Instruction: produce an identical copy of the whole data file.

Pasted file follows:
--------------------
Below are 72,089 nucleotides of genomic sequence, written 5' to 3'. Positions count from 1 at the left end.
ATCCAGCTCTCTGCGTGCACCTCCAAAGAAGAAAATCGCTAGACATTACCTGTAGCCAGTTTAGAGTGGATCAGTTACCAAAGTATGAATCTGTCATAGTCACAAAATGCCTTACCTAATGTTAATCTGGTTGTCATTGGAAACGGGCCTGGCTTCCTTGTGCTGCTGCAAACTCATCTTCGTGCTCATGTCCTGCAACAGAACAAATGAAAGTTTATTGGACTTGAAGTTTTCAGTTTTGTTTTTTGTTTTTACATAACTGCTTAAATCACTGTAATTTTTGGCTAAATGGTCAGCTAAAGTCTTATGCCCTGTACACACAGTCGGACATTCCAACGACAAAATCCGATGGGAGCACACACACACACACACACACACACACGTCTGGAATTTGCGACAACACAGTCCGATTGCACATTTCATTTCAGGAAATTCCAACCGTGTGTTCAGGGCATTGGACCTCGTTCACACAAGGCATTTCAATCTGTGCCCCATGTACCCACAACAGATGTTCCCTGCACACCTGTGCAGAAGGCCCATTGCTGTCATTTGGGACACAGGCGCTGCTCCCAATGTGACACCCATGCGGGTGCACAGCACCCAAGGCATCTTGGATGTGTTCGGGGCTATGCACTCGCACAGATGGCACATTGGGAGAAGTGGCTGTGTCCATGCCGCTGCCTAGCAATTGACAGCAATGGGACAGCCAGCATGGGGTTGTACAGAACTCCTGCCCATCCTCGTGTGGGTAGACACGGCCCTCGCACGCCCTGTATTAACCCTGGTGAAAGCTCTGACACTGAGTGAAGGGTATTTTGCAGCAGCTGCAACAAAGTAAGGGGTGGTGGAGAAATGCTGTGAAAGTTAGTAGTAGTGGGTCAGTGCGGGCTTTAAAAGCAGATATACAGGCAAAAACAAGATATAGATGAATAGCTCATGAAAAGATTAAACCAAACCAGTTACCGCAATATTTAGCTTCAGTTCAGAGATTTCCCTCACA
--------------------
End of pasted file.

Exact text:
Below are 72,089 nucleotides of genomic sequence, written 5' to 3'. Positions count from 1 at the left end.
ATCCAGCTCTCTGCGTGCACCTCCAAAGAAGAAAATCGCTAGACATTACCTGTAGCCAGTTTAGAGTGGATCAGTTACCAAAGTATGAATCTGTCATAGTCACAAAATGCCTTACCTAATGTTAATCTGGTTGTCATTGGAAACGGGCCTGGCTTCCTTGTGCTGCTGCAAACTCATCTTCGTGCTCATGTCCTGCAACAGAACAAATGAAAGTTTATTGGACTTGAAGTTTTCAGTTTTGTTTTTTGTTTTTACATAACTGCTTAAATCACTGTAATTTTTGGCTAAATGGTCAGCTAAAGTCTTATGCCCTGTACACACAGTCGGACATTCCAACGACAAAATCCGATGGGAGCACACACACACACACACACACACACACGTCTGGAATTTGCGACAACACAGTCCGATTGCACATTTCATTTCAGGAAATTCCAACCGTGTGTTCAGGGCATTGGACCTCGTTCACACAAGGCATTTCAATCTGTGCCCCATGTACCCACAACAGATGTTCCCTGCACACCTGTGCAGAAGGCCCATTGCTGTCATTTGGGACACAGGCGCTGCTCCCAATGTGACACCCATGCGGGTGCACAGCACCCAAGGCATCTTGGATGTGTTCGGGGCTATGCACTCGCACAGATGGCACATTGGGAGAAGTGGCTGTGTCCATGCCGCTGCCTAGCAATTGACAGCAATGGGACAGCCAGCATGGGGTTGTACAGAACTCCTGCCCATCCTCGTGTGGGTAGACACGGCCCTCGCACGCCCTGTATTAACCCTGGTGAAAGCTCTGACACTGAGTGAAGGGTATTTTGCAGCAGCTGCAACAAAGTAAGGGGTGGTGGAGAAATGCTGTGAAAGTTAGTAGTAGTGGGTCAGTGCGGGCTTTAAAAGCAGATATACAGGCAAAAACAAGATATAGATGAATAGCTCATGAAAAGATTAAACCAAACCAGTTACCGCAATATTTAGCTTCAGTTCAGAGATTTCCCTCACA